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Bimagrumab to Improve Recovery after Hip Fracture in the Elderly: A Randomised, Double-Blind, Placebo-Controlled Phase 2a/b Study

Cremer, Malika, Rooks, Daniel, Fretault, Nathalie, Schubert-Tennigkeit, Agnes Annette and Papanicolaou, Dimitris (2021) Bimagrumab to Improve Recovery after Hip Fracture in the Elderly: A Randomised, Double-Blind, Placebo-Controlled Phase 2a/b Study. The Lancet Healthy Longevity, 2 (5). E263-E274.


Background: Elderly patients undergoing surgery for hip fracture repair frequently experience loss of muscle mass and strength due to immobility, which may delay functional recovery. This study investigated whether bimagrumab, a human monoclonal antibody targeting activin type II receptors (ActRII), can improve postsurgical recovery.

Methods: This was a randomised, double-blind, parallel-group, placebo-controlled Phase 2a/2b trial conducted at 50 centres in 18 countries. Patients aged ≥60 years who recently (past 6 weeks) underwent surgery for hip fracture were enrolled to receive intravenous treatment with either placebo or one of three doses of bimagrumab (70 mg, 210 mg, and 700 mg) every 4 weeks for 24 weeks. The primary endpoint was the change from baseline in total lean body mass (LBM) measured by dual-energy X-ray absorptiometry (DEXA) at Week 24. Key secondary endpoints included the respective changes in habitual gait speed (m/s) and the Short Physical Performance Battery (SPPB). Safety and tolerability were assessed by recording adverse events (AEs), physical examination, vital signs, laboratory assessments, and electrocardiography. (, NCT02152761).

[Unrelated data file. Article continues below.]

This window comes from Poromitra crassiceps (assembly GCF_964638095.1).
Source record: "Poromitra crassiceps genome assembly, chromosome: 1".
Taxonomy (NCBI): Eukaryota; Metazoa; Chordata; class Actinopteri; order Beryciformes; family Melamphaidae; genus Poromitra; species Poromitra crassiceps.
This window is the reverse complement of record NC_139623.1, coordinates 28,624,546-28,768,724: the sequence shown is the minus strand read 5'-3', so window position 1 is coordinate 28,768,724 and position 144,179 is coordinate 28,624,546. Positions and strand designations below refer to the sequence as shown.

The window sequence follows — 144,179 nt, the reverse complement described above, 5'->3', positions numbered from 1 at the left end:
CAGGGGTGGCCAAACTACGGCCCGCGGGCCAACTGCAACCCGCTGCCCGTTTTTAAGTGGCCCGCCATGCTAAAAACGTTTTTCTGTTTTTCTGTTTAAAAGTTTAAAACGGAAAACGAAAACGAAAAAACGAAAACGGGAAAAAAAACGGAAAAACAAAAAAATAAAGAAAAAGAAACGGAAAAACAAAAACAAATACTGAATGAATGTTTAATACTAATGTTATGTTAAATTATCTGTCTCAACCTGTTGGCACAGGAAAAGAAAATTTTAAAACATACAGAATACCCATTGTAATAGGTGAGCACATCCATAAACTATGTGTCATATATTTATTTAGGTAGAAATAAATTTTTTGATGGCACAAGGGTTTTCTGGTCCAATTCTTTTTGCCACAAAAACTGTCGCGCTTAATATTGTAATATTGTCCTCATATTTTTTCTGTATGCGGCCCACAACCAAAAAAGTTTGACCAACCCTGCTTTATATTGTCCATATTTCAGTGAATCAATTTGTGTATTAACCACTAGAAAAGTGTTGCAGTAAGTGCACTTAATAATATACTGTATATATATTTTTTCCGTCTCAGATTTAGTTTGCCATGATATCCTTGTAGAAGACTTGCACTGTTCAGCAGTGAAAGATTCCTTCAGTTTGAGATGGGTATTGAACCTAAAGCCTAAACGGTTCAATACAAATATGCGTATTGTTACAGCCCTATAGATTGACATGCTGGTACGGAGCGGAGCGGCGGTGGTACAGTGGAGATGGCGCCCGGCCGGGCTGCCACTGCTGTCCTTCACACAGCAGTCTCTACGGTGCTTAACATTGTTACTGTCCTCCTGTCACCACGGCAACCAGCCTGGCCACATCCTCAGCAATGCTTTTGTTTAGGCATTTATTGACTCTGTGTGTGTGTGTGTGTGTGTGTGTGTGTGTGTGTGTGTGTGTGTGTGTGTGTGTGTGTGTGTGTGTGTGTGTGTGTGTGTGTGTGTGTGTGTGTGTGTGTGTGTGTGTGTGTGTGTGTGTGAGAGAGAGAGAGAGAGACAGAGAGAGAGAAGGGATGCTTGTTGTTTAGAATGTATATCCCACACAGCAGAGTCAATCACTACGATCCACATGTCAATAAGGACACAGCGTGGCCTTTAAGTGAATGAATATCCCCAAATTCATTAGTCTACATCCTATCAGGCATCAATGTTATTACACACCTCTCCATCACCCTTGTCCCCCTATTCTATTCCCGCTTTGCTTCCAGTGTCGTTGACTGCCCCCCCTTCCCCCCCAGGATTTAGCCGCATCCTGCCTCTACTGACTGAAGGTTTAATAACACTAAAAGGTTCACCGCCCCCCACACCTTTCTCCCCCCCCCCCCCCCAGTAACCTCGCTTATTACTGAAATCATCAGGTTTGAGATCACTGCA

Findings: Of the 250 treated patients, 207 (83%) completed the treatment period. The absolute increase in LBM from baseline was dose dependent, with mean±standard deviation gains of 1·9±1·7 kg in the bimagrumab 210 mg group and 2·8±2·2 kg in the 700 mg group, compared with 0·3±2·0 kg in the placebo group (both p<0·001). Changes in the key secondary endpoints were similar across treatment groups suggesting no enhancement of physical recovery with bimagrumab over placebo. Bimagrumab was safe and well tolerated; the most frequently reported AEs were falls, muscle spasms, and arthralgia.

Interpretation: Twenty-four weeks of treatment with bimagrumab led to dose-dependent and clinically meaningful increases in LBM in elderly hip fracture patients. However, no functional benefit was seen in terms of the recovery of mobility or physical performance compared to placebo.

Item Type: Article
Keywords: bimagrumab, hip fracture, D2201
Date Deposited: 27 Jul 2021 00:45
Last Modified: 27 Jul 2021 00:45


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